Naomi was the single most important encounter I had in the days preceding surgery I can honestly said she changed my life. She took the shame away. Other people, good people, young people were going through the same thing! No question of mine seemed stupid or silly, She responded knowledgably and humanly. I wasn't alone any more.
She had even created the website on which you are reading my reflections: a wonderful compendium of medical information, post-op possibilities, contacts, and first person recountings. I felt then and feel now that Naomi has done the world an invaluable service: the generosity of her soul made material...
One of the things that had struck me about Naomi's experience was the careful way she had prepared for surgery. Physical therapy was a part of that preparation.. She had worked with Chris Bratton at Westside Dance Physical Therapy. Doing something was maintaining a modicum of control over one's existence. Good!. I called Chris, who, unfortunately was too busy to see me, but who recommended someone wonderful: Michelle Humphry.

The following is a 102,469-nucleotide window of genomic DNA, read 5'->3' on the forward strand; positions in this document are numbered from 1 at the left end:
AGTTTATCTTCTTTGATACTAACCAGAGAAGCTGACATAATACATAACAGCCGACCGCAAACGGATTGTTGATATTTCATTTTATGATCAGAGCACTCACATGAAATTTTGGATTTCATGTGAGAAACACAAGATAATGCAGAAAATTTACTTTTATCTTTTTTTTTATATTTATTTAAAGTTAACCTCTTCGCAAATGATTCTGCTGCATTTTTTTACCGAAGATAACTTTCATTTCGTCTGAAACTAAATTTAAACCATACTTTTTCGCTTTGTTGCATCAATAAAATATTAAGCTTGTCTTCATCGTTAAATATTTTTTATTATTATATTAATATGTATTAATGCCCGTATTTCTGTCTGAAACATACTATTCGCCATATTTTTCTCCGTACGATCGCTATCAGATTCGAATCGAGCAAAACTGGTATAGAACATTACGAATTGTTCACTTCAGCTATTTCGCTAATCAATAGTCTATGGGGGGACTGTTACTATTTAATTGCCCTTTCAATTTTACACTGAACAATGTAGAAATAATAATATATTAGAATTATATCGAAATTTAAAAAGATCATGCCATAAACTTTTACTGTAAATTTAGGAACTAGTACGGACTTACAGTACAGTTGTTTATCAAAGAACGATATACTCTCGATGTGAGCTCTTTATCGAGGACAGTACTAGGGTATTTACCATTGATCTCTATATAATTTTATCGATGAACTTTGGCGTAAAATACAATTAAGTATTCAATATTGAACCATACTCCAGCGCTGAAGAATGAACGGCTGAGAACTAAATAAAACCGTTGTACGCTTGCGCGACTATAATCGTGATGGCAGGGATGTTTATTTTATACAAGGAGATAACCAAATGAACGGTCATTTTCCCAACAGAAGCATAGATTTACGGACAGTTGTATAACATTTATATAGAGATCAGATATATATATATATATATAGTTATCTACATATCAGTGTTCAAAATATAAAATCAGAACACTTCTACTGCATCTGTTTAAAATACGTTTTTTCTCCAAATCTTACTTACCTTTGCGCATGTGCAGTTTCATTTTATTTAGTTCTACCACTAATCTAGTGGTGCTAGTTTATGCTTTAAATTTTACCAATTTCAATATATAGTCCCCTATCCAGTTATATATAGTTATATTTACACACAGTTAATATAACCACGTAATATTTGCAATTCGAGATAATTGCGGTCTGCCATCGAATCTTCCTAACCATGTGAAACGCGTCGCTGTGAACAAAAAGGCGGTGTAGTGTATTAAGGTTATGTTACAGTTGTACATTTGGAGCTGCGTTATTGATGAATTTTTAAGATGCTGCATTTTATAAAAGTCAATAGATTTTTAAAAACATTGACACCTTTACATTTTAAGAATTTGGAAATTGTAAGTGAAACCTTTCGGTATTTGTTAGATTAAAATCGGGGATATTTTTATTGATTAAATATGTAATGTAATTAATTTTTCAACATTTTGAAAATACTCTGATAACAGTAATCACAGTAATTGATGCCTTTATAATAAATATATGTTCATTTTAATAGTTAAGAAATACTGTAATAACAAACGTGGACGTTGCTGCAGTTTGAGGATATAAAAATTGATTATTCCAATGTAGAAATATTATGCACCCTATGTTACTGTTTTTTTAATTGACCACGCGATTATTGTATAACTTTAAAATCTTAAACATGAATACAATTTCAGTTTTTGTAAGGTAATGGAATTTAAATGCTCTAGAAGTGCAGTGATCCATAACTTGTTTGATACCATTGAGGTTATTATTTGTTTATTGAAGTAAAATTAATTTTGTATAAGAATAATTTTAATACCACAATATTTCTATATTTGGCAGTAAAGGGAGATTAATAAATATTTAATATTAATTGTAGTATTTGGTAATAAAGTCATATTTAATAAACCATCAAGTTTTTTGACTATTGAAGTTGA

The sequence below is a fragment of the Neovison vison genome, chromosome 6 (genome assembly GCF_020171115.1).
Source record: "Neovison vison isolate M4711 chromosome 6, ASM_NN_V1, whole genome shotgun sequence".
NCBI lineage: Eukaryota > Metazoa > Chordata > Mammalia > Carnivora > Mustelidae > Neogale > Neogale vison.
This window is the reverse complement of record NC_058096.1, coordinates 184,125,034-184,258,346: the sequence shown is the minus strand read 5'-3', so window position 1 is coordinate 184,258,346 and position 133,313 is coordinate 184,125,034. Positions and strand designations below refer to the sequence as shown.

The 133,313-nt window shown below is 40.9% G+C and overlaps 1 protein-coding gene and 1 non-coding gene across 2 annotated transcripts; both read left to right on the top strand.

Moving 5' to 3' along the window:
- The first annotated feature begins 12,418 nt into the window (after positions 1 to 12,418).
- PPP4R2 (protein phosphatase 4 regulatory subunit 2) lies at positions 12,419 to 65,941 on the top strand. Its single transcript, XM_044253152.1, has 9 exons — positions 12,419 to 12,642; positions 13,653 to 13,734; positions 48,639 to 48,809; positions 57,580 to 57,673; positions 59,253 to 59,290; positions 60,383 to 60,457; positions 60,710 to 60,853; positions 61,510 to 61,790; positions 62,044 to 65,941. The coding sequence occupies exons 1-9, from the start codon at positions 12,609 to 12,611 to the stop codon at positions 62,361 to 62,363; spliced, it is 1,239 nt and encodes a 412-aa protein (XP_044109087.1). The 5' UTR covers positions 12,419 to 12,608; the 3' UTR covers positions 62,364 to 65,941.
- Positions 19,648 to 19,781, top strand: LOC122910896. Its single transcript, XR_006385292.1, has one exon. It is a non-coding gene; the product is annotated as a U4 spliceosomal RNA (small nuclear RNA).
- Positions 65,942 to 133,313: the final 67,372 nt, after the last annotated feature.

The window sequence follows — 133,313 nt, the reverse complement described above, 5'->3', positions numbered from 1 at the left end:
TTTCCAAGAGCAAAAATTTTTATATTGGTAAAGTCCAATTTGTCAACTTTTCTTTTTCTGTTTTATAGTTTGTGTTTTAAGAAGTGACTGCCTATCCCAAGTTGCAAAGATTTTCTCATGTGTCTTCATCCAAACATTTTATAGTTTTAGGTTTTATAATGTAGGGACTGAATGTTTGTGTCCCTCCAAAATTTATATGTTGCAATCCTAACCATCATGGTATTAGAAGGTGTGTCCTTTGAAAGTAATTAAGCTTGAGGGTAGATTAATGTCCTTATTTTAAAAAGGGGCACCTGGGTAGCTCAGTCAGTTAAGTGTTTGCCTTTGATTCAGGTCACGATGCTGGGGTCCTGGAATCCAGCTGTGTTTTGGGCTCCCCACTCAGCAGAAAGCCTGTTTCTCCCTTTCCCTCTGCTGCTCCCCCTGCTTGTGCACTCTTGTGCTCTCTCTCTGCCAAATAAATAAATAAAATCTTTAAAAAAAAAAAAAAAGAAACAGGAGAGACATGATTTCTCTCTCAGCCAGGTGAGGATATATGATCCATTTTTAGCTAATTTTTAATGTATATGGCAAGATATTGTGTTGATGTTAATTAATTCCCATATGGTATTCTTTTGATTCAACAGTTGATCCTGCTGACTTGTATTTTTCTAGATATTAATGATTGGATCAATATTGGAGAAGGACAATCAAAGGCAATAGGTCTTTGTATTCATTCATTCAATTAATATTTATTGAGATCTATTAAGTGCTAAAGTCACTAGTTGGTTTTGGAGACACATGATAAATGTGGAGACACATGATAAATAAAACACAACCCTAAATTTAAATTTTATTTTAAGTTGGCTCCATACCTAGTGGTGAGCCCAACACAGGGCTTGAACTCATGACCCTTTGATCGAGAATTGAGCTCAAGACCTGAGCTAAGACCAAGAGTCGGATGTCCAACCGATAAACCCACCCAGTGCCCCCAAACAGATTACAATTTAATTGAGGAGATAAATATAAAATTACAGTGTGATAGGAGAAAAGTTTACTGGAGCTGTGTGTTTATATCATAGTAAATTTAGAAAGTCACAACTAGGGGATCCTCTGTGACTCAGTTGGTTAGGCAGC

My original intention with physical therapy was to avoid surgery as long as possible, but, as my condition worsened and it became clear that surgery was inevitable, I knew I had to develop a post-surgical physical vocabulary. Tiny things that I could begin to do right after surgery.
Michelle, a petite redhead, former professional dancer and diver with incredibly strong hands (and an equally strong will when I was failing) was reassuring. I trusted her. I felt safe with her: When I was full of it, she told me so. She was also more patient with me than I was with myself. She had a plan for me, an arc of preparation that we embarqued upon. She'd seen it all. She knew.